A DeBrusk-for-Monahan would also help unstick the Flames’ cap situation a bit by ditching the 27-year-old Monahan’s $6.375 million cap hit through 2022-23, too. That seems more than necessary with Johnny Gaudreau (unrestricted),  Matthew Tkachuk (restricted), and Andrew Mangiapane (restricted) all set to become free agents in 2022.

    It’s not a perfect gamble for the Bruins by any stretch, but I gotta be honest, just about anything looks appetizing when looking at the franchise’s center depth mixed with their obvious desire to remain a true contender so long as Bergeron’s here. Factor in some potential salary retention and maybe you’re cooking with gas.

  • Seattle Kraken

    LAS VEGAS, NEVADA – OCTOBER 12: Jared McCann #16, Joonas Donskoi #72, Mason Appleton #22, Philipp Grubauer #31, Marcus Johansson #90 and Ryan Donato #9 of the Seattle Kraken warm up before the Kraken’s inaugural regular-season game against the Vegas Golden Knights at T-Mobile Arena on October 12, 2021. (Photo by Ethan Miller/Getty Images)

    If DeBrusk is looking for a fresh start, how about going to the league’s newest team? Can’t get much fresher than that.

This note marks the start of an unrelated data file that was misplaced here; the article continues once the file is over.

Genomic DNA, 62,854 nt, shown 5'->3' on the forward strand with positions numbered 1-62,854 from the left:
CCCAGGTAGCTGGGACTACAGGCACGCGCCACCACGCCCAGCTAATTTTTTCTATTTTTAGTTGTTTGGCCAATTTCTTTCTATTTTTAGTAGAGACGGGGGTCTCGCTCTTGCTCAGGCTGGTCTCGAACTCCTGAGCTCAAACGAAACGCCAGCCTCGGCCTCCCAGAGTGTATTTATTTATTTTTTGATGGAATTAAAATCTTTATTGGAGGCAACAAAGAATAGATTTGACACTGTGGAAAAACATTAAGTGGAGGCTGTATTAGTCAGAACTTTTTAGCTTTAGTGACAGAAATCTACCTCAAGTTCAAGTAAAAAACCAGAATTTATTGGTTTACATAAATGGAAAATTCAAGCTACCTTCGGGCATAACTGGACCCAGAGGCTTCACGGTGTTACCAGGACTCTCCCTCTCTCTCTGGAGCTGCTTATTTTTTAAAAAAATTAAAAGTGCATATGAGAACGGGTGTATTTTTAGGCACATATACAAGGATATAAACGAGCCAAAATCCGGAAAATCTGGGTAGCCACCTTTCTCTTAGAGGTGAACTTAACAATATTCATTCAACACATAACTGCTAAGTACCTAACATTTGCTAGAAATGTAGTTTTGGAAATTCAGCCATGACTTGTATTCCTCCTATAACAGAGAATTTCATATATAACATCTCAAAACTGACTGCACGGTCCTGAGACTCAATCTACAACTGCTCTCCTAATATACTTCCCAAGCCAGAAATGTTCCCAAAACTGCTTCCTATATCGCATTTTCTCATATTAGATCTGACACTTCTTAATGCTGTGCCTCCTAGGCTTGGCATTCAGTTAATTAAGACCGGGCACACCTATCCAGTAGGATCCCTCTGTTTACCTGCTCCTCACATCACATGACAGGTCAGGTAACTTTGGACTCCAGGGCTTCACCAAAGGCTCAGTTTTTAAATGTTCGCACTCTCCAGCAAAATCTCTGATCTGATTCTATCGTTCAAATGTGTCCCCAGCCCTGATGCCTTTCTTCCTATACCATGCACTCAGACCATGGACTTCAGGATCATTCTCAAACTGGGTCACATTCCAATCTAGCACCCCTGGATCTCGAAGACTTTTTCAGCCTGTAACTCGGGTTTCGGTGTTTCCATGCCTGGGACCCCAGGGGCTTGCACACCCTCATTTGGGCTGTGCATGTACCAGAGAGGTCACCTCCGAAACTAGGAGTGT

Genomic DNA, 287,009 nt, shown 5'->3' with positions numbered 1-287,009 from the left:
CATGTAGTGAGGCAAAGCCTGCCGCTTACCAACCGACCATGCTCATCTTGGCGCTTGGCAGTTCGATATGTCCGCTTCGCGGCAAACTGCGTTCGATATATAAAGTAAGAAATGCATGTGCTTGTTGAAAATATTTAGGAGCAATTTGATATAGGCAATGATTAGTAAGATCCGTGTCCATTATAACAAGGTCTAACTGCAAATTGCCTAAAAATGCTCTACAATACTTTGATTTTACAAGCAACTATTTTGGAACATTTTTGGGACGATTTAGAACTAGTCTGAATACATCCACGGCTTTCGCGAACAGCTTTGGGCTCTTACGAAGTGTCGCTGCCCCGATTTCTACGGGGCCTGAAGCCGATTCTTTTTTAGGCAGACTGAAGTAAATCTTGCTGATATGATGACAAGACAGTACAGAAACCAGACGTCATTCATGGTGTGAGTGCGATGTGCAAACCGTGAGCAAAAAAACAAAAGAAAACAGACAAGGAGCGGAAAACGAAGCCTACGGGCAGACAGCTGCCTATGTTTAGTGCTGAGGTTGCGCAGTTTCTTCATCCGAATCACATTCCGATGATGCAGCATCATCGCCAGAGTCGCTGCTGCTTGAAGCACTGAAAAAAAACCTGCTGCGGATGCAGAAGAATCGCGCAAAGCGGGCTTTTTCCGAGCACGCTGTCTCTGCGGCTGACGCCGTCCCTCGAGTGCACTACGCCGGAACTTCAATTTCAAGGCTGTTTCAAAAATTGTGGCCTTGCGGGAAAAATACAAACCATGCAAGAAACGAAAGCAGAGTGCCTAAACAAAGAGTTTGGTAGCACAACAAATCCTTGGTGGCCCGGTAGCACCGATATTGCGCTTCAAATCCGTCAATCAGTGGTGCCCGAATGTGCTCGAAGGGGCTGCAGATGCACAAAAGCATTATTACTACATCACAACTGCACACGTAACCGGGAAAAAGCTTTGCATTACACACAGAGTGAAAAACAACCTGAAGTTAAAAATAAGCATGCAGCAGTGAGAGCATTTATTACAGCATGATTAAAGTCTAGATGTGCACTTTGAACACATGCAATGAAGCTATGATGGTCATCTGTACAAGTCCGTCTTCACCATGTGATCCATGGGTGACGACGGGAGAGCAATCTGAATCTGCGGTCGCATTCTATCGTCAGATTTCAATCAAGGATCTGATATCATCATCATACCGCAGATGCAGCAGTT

Well, fortunately for DeBrusk, the Kraken have indeed been linked to DeBrusk by multiple reports.

    Sportsnet’s Elliotte Friedman floated some interesting speculation out there in his latest 32 Thoughts column, too, suggesting that Mason Appleton could be a player of interest to the Bruins in a DeBrusk trade.

    Standing at 6-foot-2, the 25-year-old Appleton landed in Seattle after posting a career-high 12 goals ad 25 points in 56 games for the Jets last season. But Appleton has struggled with the Kraken, with two goals and one helper through 12 games, and with Kraken head coach Dave Hakstol utilizing the Wisconsin-born right wing in a more defensive role.

    But Appleton shouldn’t be enough for the Bruins to consider a simple one-for-one swap. This is when you look towards Seattle’s blue line, which features an in-the-doghouse Jeremy Lauzon as well as Vince Dunn.

    Some other potentially interesting options on the Kraken? Forwards Colin Blackwell, Jared McCann, and Marcus Johansson if the Bruins are interested in a 2019 postseason reunion with Charlie Coyle.

  • Montreal Canadiens

    BOSTON, MASSACHUSETTS – FEBRUARY 12: Jake DeBrusk #74 of the Boston Bruins skates against Marco Scandella #28 of the Montreal Canadiens during the first period at TD Garden on February 12, 2020 in Boston, Massachusetts. (Photo by Maddie Meyer/Getty Images)